Assess the Causes of the 1917 Revolution ?

Topics: Causality, World War II, Russian Empire Pages: 3 (1025 words) Published: March 13, 2011
assess the causes of the 1917 revolution ?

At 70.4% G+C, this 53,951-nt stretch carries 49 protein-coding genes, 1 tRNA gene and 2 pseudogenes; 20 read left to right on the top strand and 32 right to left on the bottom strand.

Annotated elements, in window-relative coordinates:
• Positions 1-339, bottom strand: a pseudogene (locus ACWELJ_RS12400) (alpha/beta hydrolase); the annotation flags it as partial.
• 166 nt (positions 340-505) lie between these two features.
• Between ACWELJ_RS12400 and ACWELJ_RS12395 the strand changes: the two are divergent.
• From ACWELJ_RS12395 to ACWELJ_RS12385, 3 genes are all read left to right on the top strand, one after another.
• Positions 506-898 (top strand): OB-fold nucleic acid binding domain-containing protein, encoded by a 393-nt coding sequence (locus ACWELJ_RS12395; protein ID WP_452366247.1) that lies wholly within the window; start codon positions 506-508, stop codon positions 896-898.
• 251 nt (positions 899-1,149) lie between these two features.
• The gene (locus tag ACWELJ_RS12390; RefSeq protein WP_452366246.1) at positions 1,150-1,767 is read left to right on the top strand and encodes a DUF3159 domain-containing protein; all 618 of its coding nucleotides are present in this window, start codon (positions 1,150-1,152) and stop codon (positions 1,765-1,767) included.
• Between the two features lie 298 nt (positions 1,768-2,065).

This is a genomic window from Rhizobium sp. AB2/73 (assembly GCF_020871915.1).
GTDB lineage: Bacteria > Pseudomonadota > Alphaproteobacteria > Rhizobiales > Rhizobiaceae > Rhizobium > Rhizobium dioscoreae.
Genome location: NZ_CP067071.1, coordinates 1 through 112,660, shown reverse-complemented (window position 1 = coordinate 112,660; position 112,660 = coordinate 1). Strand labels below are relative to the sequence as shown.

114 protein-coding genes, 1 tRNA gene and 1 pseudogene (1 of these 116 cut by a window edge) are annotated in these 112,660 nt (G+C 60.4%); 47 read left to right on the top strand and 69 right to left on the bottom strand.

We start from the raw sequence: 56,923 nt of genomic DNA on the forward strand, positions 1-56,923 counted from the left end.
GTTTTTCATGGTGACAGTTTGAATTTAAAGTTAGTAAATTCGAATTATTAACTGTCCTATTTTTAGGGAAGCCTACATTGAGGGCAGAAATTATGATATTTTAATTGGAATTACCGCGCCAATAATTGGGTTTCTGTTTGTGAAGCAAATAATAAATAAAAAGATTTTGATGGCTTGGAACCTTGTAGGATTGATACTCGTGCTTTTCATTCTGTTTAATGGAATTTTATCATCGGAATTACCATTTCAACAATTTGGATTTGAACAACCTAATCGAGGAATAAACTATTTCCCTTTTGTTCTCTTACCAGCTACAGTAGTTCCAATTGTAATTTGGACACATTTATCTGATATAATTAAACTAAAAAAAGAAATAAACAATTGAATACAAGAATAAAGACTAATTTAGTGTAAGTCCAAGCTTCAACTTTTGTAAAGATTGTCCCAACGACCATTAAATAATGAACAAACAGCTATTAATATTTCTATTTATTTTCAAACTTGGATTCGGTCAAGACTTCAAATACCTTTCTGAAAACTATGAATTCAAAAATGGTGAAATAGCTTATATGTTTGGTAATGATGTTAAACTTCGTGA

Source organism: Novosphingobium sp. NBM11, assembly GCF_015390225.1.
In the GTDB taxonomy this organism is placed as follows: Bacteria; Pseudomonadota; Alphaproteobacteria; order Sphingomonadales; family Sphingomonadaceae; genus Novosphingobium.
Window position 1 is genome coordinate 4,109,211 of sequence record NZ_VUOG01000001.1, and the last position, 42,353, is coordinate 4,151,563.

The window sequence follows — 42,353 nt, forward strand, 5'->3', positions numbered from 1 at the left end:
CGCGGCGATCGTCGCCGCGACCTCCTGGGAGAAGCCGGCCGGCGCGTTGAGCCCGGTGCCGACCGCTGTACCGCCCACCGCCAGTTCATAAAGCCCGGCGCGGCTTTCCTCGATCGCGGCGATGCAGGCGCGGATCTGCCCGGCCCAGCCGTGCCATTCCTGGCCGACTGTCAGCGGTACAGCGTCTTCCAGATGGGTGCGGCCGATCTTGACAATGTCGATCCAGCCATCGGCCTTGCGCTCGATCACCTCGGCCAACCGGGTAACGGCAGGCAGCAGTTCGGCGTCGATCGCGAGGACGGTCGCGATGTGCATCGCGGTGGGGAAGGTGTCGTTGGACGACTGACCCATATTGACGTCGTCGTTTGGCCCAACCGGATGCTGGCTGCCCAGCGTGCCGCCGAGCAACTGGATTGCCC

'Brushed aside the hand that was offered them’ this was said by Milyukov, Kadet leader. It can be argued that the most important reason of the cause of the 1917 revolution was the tsar’s political failings, where he lost his last opportunity of saving the Romanov dynasty. However in this essay one will argue that the economic problems caused be World War 1 was the most important; looking at the food shortages, transport problems and inflation. One will also discuss World War 1’s political problems; the tsar’s long absences, Rasputin and Alexandra’s felt hatred from the public and wide-spread strikes. Finally, one will discuss the spark of the revolution when the tsar ‘brushed away’ his supporters, turning them against him. Overall in this essay one will argue the economic problems caused by World War 1 were the most significant cause of the 1917 revolution. In this paragraph one will argue that the economic problems caused from World War 1 were the most significant in causing the 1917 revolution. This can be deduced by the food shortages Russia went through during the war. For example the military took over horses and fertilisers; consequently this made it difficult for the average peasant to sustain agriculture. This was made worse by the 15million peasants that were fighting in the war. Therefore in Russia bread rationing in Petrograd in 1917 only received a ¼ of what they needed and Moscow only a 1/3. This can also be shown by the most important problem caused by the war; transport problems. For example, Russia attempted to transport millions of troops and supplies which caused unbearable pressures. Consequently, there large signalling system which the railway depended broke down. Thus there were blocked lines, trains left stranded and a lack of coal. As a result the trains stranded added to the strenuous food problem as food was rotting in the trains. Also, by 1916 575 stations were no longer capable of handling...
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